My guess is you’ve probably heard about the 3.8% tax on investment income that will take effect on January 1, 2013. It was included as part of the health care legislation passed by the current administration and Congress in 2010 and it has been talked about quite a lot. I think it’s also safe to assume that you’ve read some inaccurate information about this tax. I’ve personally seen numerous emails, articles, etc. portraying this tax in an inaccurate light.
While we’re not here to defend any particular person, party or affiliation, we ARE here to make sure you are well, and accurately, informed. We’ve done a lot of our own research on the subject and thought it would be helpful to pass on what we’ve discovered. Much of what we’ve seen on the subject has stated there will be a 3.8% tax on all home sales. Meaning, if you sell your house for $200,000, as an example, you’d be required to pay $7,600 in additional tax ($200,000 x 3.8%). This clearly is NOT the case. This example fails to mention important factors such as the primary residence exclusion and adjusted gross income floors. Simply put, these exclusions and floors mean that the vast majority of people who sell their house will NOT be required to pay the 3.8% tax.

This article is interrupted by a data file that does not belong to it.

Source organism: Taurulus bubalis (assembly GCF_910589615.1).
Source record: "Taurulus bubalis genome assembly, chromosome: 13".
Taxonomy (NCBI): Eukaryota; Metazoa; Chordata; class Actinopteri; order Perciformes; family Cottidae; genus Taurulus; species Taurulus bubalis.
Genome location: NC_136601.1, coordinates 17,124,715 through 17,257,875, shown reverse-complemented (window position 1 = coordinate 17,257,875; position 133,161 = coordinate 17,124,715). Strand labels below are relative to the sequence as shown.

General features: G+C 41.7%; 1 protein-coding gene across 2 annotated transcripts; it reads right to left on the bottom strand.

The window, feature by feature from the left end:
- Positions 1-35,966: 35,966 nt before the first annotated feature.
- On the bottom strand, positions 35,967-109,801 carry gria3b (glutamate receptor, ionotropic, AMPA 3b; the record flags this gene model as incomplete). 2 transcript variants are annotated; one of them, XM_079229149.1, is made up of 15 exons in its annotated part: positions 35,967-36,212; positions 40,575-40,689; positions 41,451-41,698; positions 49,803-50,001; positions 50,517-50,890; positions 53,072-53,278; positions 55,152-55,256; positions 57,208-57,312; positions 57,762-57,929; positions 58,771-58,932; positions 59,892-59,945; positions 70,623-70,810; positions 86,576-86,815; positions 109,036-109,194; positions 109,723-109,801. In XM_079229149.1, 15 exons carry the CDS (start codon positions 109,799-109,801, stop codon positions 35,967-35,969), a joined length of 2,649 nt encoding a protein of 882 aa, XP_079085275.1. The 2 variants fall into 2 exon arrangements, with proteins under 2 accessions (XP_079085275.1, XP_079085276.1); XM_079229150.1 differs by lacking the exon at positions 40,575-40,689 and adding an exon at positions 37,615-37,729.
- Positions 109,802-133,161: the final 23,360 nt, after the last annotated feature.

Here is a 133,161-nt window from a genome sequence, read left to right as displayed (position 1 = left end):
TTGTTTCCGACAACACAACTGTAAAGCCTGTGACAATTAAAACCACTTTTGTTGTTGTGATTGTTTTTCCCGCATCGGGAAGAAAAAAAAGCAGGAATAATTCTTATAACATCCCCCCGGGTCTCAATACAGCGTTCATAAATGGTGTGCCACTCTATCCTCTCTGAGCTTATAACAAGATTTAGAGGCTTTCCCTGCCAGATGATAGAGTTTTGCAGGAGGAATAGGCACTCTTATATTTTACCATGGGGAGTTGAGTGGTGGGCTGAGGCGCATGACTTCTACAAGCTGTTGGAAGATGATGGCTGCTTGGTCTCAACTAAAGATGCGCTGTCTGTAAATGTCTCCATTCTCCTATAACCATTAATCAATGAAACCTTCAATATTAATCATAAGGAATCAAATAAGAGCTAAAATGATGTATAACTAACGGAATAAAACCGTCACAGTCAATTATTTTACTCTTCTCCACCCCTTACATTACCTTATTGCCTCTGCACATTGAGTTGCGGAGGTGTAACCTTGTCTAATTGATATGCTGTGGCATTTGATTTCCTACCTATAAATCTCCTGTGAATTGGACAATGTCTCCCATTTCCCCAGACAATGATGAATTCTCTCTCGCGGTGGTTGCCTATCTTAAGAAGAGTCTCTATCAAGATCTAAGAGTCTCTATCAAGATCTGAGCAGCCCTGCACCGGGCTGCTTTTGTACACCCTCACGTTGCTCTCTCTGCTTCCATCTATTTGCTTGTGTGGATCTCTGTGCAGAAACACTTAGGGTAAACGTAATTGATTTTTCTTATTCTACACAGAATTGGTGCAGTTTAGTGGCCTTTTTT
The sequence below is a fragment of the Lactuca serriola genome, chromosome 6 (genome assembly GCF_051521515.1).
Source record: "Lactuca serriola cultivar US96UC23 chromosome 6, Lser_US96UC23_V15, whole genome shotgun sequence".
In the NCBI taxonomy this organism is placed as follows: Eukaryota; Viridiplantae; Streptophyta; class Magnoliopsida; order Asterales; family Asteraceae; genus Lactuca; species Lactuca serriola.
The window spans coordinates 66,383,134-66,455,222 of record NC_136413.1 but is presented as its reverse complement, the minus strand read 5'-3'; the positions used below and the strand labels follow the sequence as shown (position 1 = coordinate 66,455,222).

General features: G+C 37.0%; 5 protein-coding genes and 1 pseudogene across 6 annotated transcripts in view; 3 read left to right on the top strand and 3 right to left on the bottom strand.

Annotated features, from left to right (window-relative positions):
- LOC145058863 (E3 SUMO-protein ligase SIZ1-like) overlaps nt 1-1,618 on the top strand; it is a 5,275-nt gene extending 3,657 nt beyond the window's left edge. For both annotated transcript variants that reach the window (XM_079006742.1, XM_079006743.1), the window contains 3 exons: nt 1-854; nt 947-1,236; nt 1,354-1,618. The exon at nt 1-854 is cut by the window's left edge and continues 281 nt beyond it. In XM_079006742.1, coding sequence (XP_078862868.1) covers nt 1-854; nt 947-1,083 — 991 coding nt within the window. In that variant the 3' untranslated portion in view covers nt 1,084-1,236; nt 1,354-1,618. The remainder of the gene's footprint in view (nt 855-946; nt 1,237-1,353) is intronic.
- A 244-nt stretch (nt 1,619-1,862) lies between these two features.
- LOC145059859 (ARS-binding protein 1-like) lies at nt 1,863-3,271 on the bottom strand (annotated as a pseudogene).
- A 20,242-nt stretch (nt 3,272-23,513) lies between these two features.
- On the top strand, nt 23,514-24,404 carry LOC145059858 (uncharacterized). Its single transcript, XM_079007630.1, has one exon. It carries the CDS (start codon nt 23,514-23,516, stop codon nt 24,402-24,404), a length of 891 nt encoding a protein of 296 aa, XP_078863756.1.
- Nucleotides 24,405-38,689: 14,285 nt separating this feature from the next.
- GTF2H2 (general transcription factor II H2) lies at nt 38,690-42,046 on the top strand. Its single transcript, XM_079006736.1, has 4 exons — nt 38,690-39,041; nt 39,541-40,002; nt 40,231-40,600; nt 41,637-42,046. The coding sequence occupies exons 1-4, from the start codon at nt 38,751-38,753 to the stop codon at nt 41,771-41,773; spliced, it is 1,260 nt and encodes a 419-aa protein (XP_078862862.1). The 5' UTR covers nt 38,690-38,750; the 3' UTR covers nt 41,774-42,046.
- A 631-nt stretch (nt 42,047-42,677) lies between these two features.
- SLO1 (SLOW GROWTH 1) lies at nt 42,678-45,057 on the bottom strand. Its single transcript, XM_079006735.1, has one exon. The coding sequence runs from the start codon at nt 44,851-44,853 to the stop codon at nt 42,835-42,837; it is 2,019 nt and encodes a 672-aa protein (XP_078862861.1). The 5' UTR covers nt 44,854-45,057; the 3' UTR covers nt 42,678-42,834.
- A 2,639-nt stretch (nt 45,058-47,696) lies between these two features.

The reality is that the tax will, in most cases, affect wealthy people who have large investment gains (from interest, dividends, rents (less expenses) and net capital gains); though it could certainly catch folks who are not considered wealthy but find themselves with a large capital gain in any given year. For example, a person who has lived in a house they bought decades ago for $50,000, which is now worth $1,000,000, would likely have a nice 3.8% surprise hit from the IRS on the gain if they chose to sell their house.
The National Association of Realtors has released a publication that presents various scenarios and examples. If you’re interested in finding out more, it’s a great place to start. (Click here – The 3.8% Tax)
Like with most tax related issues, we always recommend talking to a CPA if you have any type of significant financial decision to make. That said, the likelihood of most people being affected by this tax is pretty small.